In addition to all of the above, Drill can now query data directly from GoogleSheets. In addition to being able to query this data source, Drill can read, write, delete and append to GoogleSheets. Google doesn’t make it easy, so if this is a feature you are interested in, you’ll definitely want to read the documentation here.
As you can see, Drill has significantly expanded the number of data sources and types that it can query. A part of this work has also been to improve the implementation behind filesystems. As a result, Drill can now query data stored on Dropbox, and Box. We added support for filesystems which use OAuth 2.0 for authorization so this means that more extended file systems are likely coming your way for the next release.
Greatly Improved Access Controls
Managing access controls and credentials on a federated query engine is a complicated task. Drill has supported a concept called user impersonation which basically means that Drill can execute queries using the credentials of the logged in user. This concept works well for querying file systems such as Hadoop, and other data sources that have the same concepts, however it does not work at all with data sources that have different concepts of users, or in the case of OAuth enabled plugins, a completely different set of credentials.
To answer this challenge, Drill 1.21 introduces the concept of user translation. The idea of user translation is that, when enabled, every user will have their own unique credentials for specific data sources. Thus, when that user queries a specific data source, that user’s credentials are used to execute the query. This is configurable on an individual data source basis. Ultimately, what this means is that you no longer have to create service accounts to access data via Drill.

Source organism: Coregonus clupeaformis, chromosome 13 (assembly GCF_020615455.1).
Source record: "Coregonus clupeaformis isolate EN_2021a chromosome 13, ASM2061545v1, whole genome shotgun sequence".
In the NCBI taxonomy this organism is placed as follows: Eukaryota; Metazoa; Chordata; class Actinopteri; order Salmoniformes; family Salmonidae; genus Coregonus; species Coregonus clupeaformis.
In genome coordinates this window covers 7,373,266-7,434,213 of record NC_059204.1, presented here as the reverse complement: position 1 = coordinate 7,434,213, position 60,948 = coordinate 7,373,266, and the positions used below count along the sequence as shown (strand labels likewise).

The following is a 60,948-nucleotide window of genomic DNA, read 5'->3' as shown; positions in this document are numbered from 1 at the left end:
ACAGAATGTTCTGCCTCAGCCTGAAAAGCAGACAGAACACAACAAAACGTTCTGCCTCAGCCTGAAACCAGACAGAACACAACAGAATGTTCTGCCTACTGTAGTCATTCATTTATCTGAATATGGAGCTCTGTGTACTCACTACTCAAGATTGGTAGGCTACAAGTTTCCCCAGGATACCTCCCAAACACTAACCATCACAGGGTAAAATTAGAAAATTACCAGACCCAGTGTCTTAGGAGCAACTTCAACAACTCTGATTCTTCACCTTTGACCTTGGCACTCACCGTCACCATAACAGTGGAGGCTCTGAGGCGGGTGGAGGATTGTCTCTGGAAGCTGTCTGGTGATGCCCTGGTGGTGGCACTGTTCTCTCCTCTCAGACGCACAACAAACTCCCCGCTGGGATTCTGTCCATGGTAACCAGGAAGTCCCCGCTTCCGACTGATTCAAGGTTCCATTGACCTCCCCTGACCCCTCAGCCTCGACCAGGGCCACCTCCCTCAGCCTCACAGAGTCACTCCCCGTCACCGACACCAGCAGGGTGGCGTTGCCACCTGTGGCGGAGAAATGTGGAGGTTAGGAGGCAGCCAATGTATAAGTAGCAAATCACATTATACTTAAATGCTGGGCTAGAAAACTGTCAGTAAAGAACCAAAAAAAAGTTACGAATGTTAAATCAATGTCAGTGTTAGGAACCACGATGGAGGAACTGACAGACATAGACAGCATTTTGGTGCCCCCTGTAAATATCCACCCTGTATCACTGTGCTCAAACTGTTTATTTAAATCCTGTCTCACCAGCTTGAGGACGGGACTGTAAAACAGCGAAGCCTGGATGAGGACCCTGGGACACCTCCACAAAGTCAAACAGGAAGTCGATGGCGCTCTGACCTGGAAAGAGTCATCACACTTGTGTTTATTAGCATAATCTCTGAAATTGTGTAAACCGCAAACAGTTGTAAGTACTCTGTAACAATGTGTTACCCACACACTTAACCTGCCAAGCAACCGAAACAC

Drilling Across the Clouds
While we’re on the subject of clouds, as you may be aware, Drill can query data stored in cloud-based file systems such as S3, Azure, GCP etc. One of the challenges however, is that if you have data stored in multiple clouds, it can become very inefficient to query this data, especially from the perspective of network IO. As of Drill 1.21, Drill adds a storage plugin which we are calling Drill on Drill.
Let’s say that you had a Drill cluster in S3, but you had data in both S3 and Azure. With the new Drill on Drill capability, you could install an additional Drill cluster in Azure, then query both from either Drill cluster. The advantage is that the queries would be pushed down to the Drill cluster where the data resides. So if you query Azure from S3, you aren’t sending tons of data back and forth.
Drill Now Supports More BI Operators
While Drill held more or less to the SQL standard, it was missing some BI operators that had become commonplace among SQL platforms. Drill 1.21 introduces the
UNPIVOT operators which covert rows to columns or vice versa, much in the same way a pivot table works in Excel. Additionally, we added set operators
EXCEPT which have become part of the SQL standard.
New Statistical Functions
Drill 1.21 adds new SQL functions for statistical summaries including
kendall_correlation for calculating correlation coefficients,
width_bucket which is a SQL function for computing histograms and distributions, and two other functions for computing regression lines.
Lastly, we’ve also added additional date/time manipulation functions which will make working with dates significantly easier.
The big question is where do we go from here? We’ve already started working on adding support for additional BI operators such as
GROUPING SETS and
ROLLUP, as well as
REGEXP_EXTRACT. Since the new version of Calcite has support for numerous optimizations around materialized views this is also something which is being discussed. If you like what you are seeing, please download Drill and try it out. Feedback is always welcome on the Drill slack channel or on our mailing lists. Happy Drilling!